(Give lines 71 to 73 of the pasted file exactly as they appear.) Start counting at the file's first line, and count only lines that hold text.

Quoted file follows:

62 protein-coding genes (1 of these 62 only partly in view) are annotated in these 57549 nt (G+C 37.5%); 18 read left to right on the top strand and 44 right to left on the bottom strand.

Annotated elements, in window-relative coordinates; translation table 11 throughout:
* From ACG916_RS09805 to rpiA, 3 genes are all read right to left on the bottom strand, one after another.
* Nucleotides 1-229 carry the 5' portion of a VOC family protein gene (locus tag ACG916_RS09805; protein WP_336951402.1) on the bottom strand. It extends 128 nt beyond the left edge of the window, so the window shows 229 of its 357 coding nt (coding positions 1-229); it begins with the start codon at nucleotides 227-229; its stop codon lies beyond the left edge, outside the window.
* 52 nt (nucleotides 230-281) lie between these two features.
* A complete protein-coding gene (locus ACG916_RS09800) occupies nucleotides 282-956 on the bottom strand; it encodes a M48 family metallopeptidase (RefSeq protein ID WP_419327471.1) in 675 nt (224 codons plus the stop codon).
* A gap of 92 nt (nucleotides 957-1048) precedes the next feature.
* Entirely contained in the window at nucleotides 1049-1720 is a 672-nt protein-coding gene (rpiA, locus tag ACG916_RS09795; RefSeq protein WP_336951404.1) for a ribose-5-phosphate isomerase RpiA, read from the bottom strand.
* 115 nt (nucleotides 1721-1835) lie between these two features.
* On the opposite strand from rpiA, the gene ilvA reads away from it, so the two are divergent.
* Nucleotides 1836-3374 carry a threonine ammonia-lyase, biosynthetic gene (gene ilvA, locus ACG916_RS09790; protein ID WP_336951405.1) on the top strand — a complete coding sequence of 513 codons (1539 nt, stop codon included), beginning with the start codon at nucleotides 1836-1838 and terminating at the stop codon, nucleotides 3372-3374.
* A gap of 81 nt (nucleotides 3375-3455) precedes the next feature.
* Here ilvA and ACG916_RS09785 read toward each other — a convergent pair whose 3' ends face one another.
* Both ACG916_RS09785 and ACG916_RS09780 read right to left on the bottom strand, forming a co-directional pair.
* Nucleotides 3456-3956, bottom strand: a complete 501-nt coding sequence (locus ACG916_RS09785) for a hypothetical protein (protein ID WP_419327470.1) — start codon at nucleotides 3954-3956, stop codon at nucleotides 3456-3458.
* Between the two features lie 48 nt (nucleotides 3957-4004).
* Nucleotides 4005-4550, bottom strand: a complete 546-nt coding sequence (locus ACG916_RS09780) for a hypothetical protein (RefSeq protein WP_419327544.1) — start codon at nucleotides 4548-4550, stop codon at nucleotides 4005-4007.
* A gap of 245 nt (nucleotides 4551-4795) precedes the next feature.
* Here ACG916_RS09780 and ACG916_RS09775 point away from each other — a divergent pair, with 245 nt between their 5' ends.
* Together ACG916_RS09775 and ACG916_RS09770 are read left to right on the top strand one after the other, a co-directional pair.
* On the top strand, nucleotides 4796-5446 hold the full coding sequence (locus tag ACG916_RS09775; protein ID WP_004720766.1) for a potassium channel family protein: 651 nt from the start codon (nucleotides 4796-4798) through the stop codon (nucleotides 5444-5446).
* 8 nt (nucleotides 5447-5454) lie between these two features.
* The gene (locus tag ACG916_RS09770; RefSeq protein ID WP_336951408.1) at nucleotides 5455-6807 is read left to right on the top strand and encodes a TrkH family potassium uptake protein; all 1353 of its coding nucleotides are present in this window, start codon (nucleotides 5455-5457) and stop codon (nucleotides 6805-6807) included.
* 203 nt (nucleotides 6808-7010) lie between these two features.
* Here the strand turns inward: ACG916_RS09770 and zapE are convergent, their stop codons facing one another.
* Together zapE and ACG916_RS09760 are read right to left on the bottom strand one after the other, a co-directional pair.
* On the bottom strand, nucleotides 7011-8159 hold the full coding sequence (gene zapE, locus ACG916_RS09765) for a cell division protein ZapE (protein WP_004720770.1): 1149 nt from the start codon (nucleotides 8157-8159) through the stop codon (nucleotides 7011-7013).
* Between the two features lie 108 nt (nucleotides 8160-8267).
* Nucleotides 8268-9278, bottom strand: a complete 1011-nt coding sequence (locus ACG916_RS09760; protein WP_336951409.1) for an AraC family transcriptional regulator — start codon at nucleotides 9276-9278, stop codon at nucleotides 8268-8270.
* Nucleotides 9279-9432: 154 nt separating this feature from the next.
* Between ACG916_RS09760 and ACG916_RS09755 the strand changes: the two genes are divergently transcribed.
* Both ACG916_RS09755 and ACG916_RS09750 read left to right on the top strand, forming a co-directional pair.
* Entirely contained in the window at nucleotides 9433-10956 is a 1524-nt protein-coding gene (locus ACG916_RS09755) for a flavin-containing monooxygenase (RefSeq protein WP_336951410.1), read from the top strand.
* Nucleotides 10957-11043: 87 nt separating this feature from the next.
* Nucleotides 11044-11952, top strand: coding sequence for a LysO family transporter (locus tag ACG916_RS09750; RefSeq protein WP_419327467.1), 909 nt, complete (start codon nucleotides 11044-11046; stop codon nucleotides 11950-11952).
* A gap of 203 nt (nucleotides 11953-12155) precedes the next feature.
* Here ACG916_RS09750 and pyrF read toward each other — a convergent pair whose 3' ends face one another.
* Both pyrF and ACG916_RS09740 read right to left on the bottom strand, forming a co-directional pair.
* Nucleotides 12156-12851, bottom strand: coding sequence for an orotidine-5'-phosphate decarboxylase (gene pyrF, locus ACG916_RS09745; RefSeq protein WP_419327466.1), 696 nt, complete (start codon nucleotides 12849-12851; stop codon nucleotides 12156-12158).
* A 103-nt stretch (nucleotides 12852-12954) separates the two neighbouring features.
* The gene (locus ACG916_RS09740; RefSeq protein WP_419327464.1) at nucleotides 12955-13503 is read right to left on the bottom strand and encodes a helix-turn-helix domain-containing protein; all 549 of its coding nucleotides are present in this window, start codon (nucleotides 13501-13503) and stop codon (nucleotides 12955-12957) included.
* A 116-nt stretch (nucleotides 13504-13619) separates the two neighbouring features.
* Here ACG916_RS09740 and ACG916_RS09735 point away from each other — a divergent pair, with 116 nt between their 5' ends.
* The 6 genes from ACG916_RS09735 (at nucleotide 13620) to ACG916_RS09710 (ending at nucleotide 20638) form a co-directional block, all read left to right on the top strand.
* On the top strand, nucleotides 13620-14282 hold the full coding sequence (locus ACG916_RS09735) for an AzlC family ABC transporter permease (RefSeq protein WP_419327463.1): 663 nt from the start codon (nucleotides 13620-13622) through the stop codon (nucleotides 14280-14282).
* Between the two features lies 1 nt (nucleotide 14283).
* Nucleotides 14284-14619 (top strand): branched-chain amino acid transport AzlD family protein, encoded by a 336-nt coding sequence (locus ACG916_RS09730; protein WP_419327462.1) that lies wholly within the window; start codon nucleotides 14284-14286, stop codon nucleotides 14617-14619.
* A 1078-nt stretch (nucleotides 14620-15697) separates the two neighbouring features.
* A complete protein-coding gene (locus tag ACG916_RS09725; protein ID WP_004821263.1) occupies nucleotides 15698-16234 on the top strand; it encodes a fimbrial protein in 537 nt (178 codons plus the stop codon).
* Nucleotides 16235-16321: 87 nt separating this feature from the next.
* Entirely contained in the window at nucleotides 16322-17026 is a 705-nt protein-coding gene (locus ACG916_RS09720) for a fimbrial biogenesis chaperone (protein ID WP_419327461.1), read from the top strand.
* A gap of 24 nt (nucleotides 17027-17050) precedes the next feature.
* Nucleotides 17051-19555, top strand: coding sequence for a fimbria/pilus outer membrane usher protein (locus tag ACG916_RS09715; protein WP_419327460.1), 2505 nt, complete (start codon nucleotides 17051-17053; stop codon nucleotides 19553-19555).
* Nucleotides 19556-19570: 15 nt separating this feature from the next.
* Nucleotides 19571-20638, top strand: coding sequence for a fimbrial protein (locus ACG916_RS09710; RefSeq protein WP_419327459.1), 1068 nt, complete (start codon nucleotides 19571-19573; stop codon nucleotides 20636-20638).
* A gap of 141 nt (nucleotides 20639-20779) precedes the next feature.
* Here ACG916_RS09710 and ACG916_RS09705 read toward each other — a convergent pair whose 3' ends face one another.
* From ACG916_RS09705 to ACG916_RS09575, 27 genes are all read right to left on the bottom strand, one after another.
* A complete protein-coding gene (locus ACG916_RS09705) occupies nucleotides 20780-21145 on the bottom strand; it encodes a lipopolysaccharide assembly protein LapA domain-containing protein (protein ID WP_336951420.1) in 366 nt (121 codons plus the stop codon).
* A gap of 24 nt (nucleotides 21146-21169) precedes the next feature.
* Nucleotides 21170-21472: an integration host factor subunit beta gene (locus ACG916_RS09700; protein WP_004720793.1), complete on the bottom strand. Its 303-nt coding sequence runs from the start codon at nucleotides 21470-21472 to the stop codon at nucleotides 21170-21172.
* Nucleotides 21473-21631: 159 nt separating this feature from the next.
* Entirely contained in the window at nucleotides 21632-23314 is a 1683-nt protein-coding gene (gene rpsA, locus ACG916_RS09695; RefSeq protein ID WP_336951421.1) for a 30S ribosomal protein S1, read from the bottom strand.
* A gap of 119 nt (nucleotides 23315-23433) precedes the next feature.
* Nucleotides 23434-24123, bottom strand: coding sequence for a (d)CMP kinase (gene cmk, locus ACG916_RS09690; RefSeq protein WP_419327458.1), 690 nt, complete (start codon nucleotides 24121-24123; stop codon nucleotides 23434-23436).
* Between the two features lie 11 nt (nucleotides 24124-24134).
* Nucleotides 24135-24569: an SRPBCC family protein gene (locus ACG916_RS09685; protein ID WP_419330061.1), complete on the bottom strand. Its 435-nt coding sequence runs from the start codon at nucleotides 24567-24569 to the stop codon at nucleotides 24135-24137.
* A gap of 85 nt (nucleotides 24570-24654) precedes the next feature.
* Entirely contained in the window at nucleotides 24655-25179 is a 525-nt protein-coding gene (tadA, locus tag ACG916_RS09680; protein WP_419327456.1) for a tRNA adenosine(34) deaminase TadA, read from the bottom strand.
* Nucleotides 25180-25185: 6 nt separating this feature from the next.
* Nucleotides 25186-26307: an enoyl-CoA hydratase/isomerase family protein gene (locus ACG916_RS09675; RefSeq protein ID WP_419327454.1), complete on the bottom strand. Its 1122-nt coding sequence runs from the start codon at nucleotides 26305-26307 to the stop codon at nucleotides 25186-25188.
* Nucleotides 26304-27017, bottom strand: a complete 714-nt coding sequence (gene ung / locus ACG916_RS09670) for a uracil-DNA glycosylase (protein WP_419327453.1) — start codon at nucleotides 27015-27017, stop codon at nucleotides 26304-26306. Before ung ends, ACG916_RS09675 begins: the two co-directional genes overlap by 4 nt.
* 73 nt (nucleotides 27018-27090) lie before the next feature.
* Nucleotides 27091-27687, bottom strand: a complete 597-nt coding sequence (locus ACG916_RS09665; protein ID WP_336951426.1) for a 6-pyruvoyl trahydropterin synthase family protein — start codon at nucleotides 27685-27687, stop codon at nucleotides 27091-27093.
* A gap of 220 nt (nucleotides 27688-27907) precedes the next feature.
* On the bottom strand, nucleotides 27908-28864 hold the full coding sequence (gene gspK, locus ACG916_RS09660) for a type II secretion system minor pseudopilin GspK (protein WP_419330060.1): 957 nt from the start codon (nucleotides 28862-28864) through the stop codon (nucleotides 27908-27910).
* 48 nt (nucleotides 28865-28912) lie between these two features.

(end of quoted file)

* Nucleotides 25186-26307: an enoyl-CoA hydratase/isomerase family protein gene (locus ACG916_RS09675; RefSeq protein ID WP_419327454.1), complete on the bottom strand. Its 1122-nt coding sequence runs from the start codon at nucleotides 26305-26307 to the stop codon at nucleotides 25186-25188.
* Nucleotides 26304-27017, bottom strand: a complete 714-nt coding sequence (gene ung / locus ACG916_RS09670) for a uracil-DNA glycosylase (protein WP_419327453.1) — start codon at nucleotides 27015-27017, stop codon at nucleotides 26304-26306. Before ung ends, ACG916_RS09675 begins: the two co-directional genes overlap by 4 nt.
* 73 nt (nucleotides 27018-27090) lie before the next feature.